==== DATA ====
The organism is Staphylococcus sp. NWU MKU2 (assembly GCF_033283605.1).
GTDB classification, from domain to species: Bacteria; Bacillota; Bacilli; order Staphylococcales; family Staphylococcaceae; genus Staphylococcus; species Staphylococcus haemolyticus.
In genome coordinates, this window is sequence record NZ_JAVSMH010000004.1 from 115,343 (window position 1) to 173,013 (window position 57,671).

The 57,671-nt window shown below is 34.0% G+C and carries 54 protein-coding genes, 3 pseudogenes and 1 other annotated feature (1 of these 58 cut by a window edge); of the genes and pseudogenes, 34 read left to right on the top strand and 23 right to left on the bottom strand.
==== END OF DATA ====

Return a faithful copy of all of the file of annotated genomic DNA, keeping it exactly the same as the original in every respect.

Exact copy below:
The organism is Staphylococcus sp. NWU MKU2 (assembly GCF_033283605.1).
GTDB classification, from domain to species: Bacteria; Bacillota; Bacilli; order Staphylococcales; family Staphylococcaceae; genus Staphylococcus; species Staphylococcus haemolyticus.
In genome coordinates, this window is sequence record NZ_JAVSMH010000004.1 from 115,343 (window position 1) to 173,013 (window position 57,671).

The 57,671-nt window shown below is 34.0% G+C and carries 54 protein-coding genes, 3 pseudogenes and 1 other annotated feature (1 of these 58 cut by a window edge); of the genes and pseudogenes, 34 read left to right on the top strand and 23 right to left on the bottom strand.